Is This the End of Proper Parenting?
Parenting is a HARD job. One could argue that it’s the toughest job. The scope of work is ever-changing, the reward is invisible, and the demand for your attention is ever-present. Each generation of parents marches forward into uncharted territory. They armor up, grab their best-known parenting approach, and head into the unknown. Often, as new obstacles arrive, old parenting tactics go stale and parents are left scrambling. Our most dangerous and difficult obstacle today? The battle over technology.
Parents vs. Screens
Parents are losing the war with screens, and feel powerless over endless watching, swiping, and scrolling. This has been made worse by shelter-at-home orders, cancelled summer camps, and suspended activities. According to UNICEF, 90 percent of the world’s education population is out of school, meaning that more kids are sitting in front of screens. And no, not with educational content and history lesson, but with uninterrupted all-day gaming and Netflix binges.
The ugly truth is that technology has given parents an escape. It’s the modern-day “super” pacifier for kids who are no longer teething. When we don’t feel like dealing with a nagging kid, we stick an iPad in their face or hand over our phone. Unfortunately, the stress of COVID has left parents more exhausted than normal to argue with the whining kid. So, they hand over the screen and whisper under their breath. Fine, just take it.
This is not the answer, and it’s far from a healthy solution. Consider this: Kids ages 8 to 18 spend an average of 7 hours per day on screens. That is more than half of their waking hours. What are we doing?!
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Since the kids and I have been home for 80+ days we’ve taken advantage of this opportunity for 3 a day workouts. They push back and of course don’t want to do it but I’ve heard my 14 year old say how he’s noticed improvements in his athletic performance. The kids are starting to buy in. When you stick to something long enough and notice the results, it’s that feeling that becomes addicting. That’s what I’m going for. Plus my kids get to torment me too from time to time.
Setting Clear Boundaries
Now, more than ever, we must be clear on our values around screens and set the rules accordingly. Technology is here to stay and, more than likely, it’s only going to get worse, as software engineers get more and more savvy with addictive tactics. If our goal is to raise healthy, dependent, resilient kids, we must do better. And, perhaps most importantly, WE MUST BE THE BOSS.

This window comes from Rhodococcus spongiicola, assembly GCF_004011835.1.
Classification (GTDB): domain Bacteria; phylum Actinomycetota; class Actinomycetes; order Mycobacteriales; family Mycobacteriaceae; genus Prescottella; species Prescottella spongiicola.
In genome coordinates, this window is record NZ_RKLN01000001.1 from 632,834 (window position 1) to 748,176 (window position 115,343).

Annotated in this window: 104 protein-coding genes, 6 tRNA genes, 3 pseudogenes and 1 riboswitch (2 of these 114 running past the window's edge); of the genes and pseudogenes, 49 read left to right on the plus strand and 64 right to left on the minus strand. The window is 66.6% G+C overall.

It’s an easy excuse to blame the tech industry and offload responsibility onto the big wigs in the app boardrooms. But the team behind Instagram isn’t sitting at home with your kids. YOU ARE. And I get it: Life is hard, and so is this job. But we didn’t opt into parenthood so our life could be easier. We opted in because we believed that we could contribute to the world by raising resilient and badass kids. So let’s do more of that and less of this.
We’re supposed to parent and guide our kids to make productive decisions and operate with intention. We must approach this war with technology with a greater stronghold. It is essential that we PARENT UP — set the rules, guidelines, and boundaries around technology to ensure that we don’t continue down this path of parental collapse.
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Dr. Leonard Sax, the author of The Collapse of Parenting: How We Hurt Our Kids When We Treat Them Like Grown-Ups, believes that the parental collapse is at least partly to blame for kids becoming “overweight, overmedicated, anxious, and disrespectful of themselves and those around them.” Unacceptable.
Listen, we’re not a screen-free house. But, if my kids want to watch Netflix, they have to earn it by either practicing math, speaking Mandarin, or doing something physical. Screen time is not a God-given right; it is something that they must work for, by first demonstrating that they have an investment in other things that contribute to their well-being.
Maybe we have to go BACK some centuries and learn from those before us. In ancient times, every culture had a rite of passage. In Mongolia, the Khan’s warriors prepared as young boys and girls. They participated in horse racing, wrestling, and archery. All could shoot accurately while riding horses at high speed, and all could handle weapons. When they were adults they were resilient, independent, and had purpose. Sounds like my kind of approach.
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Parenting in a COVID World
In a COVID world, parents have to step up. We need to instill strong work ethic, resilience, and commitment within our children through action and discipline. We do this by teaching our kids to look UP at life, not look DOWN at screens. Through setting strong ground rules and teaching them limits and hard work, we get them prepared for the tough stuff. Be the boss. Set the guidelines. Be consistent. And don’t waver in your commitment to their well-being. They will be better for it, and the war on technology doesn’t stand a chance against Spartan grit.
Will you step up? It’s going to be exhausting … but well worth it. If you have any questions on parenting, text me at 917-924-3002.